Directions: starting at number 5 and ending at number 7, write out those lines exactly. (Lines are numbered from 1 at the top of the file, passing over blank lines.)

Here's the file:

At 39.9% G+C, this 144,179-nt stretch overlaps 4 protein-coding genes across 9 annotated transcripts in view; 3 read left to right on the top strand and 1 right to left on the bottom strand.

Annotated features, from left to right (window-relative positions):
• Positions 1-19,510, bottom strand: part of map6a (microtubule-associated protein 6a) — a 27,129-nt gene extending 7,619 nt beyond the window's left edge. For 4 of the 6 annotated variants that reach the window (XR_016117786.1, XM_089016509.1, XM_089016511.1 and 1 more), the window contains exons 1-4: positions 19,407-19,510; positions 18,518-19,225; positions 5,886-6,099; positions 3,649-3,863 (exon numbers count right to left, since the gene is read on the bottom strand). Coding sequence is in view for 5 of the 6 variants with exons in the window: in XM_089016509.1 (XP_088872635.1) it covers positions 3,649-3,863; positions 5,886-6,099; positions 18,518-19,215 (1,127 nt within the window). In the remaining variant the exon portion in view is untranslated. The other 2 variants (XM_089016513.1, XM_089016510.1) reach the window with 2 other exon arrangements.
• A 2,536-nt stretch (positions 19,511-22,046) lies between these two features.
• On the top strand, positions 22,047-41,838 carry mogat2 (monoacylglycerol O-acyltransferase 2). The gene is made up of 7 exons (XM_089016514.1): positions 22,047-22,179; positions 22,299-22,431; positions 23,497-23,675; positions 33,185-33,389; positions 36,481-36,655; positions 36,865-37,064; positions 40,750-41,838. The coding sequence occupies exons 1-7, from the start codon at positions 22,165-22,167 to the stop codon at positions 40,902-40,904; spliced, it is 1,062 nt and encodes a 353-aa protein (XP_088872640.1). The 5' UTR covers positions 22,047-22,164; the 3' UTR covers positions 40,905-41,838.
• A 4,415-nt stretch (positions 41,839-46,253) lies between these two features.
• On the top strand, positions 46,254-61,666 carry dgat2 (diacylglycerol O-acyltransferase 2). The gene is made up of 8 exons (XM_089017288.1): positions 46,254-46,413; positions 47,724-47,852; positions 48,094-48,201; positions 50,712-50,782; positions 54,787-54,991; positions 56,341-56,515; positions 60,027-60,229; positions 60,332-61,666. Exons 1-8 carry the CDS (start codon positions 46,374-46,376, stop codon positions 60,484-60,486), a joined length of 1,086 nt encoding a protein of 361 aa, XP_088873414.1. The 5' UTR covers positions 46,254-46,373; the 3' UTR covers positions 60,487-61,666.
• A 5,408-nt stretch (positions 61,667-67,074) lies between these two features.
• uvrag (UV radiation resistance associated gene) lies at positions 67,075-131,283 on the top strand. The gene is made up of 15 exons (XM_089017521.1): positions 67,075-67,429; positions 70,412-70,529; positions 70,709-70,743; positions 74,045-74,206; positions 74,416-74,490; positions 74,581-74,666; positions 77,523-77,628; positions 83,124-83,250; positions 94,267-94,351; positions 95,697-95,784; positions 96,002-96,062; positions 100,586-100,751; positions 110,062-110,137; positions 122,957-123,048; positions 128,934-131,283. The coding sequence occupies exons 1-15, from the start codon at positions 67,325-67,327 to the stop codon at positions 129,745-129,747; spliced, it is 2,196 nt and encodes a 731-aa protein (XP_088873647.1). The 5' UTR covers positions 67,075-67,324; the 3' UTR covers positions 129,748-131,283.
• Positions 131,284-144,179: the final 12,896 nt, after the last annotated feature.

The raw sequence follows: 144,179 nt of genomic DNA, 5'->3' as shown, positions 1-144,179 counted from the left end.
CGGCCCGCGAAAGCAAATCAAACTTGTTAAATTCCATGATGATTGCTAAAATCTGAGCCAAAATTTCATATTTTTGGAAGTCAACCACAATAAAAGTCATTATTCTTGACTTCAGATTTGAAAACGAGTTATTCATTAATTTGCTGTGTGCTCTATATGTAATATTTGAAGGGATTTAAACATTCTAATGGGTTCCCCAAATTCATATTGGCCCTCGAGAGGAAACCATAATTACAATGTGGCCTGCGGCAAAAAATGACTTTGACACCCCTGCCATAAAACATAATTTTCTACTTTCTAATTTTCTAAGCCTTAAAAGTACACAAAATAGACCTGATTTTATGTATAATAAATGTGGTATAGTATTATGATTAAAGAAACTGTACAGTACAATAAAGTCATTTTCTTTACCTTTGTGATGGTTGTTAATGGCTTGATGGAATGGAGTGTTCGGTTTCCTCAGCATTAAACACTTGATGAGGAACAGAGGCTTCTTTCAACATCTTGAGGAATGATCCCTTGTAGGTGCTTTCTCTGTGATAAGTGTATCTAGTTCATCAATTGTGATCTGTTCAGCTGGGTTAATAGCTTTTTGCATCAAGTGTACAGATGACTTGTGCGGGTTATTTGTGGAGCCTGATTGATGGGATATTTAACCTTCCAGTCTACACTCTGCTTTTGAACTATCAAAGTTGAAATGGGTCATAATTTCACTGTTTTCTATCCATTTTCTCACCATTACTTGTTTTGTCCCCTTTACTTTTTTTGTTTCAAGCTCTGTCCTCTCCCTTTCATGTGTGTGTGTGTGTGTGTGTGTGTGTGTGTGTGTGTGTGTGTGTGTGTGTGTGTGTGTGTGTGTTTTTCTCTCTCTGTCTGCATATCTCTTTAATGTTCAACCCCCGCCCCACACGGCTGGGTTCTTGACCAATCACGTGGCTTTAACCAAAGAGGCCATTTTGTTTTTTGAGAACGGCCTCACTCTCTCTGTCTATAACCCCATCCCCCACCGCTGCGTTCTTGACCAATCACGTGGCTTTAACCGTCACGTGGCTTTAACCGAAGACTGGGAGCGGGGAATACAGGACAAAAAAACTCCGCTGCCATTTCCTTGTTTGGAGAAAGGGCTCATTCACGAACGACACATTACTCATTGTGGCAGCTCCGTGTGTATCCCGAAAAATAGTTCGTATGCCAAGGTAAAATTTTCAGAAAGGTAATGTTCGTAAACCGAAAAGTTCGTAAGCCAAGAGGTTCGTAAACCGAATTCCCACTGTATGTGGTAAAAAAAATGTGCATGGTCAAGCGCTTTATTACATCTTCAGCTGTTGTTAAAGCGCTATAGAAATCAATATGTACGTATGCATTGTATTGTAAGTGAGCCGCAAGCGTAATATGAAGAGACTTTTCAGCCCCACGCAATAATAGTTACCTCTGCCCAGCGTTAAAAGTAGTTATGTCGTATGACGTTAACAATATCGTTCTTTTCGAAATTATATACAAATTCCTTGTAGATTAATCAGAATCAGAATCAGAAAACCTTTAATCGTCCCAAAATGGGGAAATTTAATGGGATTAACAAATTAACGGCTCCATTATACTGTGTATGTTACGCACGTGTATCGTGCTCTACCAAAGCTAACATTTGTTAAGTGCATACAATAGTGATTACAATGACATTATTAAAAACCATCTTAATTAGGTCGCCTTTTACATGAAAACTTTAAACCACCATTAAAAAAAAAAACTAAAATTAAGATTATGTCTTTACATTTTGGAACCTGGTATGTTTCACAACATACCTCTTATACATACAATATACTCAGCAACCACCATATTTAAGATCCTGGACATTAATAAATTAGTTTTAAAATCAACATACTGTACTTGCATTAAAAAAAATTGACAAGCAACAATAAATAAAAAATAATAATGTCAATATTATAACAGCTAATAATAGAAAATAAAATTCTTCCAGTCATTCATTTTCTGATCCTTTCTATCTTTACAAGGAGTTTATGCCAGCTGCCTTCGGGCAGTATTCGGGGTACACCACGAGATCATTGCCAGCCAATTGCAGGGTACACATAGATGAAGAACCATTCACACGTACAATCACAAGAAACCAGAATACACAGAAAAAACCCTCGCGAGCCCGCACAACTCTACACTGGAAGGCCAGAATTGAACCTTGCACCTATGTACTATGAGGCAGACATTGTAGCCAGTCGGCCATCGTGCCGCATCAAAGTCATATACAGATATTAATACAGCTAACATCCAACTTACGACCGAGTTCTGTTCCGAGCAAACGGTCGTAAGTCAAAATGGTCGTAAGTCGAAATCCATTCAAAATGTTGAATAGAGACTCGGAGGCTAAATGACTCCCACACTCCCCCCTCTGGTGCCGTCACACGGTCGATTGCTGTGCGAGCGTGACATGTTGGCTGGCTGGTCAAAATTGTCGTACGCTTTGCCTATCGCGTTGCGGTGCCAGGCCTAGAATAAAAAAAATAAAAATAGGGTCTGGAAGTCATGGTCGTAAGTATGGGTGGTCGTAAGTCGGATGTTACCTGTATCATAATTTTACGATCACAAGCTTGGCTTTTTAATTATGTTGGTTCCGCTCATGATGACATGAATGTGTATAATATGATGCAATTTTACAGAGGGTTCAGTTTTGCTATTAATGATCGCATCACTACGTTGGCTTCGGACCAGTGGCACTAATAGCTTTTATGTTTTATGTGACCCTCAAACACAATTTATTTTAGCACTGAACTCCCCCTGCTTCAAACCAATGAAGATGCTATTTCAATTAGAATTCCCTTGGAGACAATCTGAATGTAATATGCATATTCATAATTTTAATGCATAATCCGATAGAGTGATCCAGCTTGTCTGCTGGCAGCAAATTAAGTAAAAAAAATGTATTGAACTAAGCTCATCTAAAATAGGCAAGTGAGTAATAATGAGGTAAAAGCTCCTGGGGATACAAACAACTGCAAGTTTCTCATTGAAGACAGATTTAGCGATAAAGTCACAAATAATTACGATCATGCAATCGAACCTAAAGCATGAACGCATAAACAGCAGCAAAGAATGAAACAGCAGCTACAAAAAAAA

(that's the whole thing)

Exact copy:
• On the top strand, positions 22,047-41,838 carry mogat2 (monoacylglycerol O-acyltransferase 2). The gene is made up of 7 exons (XM_089016514.1): positions 22,047-22,179; positions 22,299-22,431; positions 23,497-23,675; positions 33,185-33,389; positions 36,481-36,655; positions 36,865-37,064; positions 40,750-41,838. The coding sequence occupies exons 1-7, from the start codon at positions 22,165-22,167 to the stop codon at positions 40,902-40,904; spliced, it is 1,062 nt and encodes a 353-aa protein (XP_088872640.1). The 5' UTR covers positions 22,047-22,164; the 3' UTR covers positions 40,905-41,838.
• A 4,415-nt stretch (positions 41,839-46,253) lies between these two features.
• On the top strand, positions 46,254-61,666 carry dgat2 (diacylglycerol O-acyltransferase 2). The gene is made up of 8 exons (XM_089017288.1): positions 46,254-46,413; positions 47,724-47,852; positions 48,094-48,201; positions 50,712-50,782; positions 54,787-54,991; positions 56,341-56,515; positions 60,027-60,229; positions 60,332-61,666. Exons 1-8 carry the CDS (start codon positions 46,374-46,376, stop codon positions 60,484-60,486), a joined length of 1,086 nt encoding a protein of 361 aa, XP_088873414.1. The 5' UTR covers positions 46,254-46,373; the 3' UTR covers positions 60,487-61,666.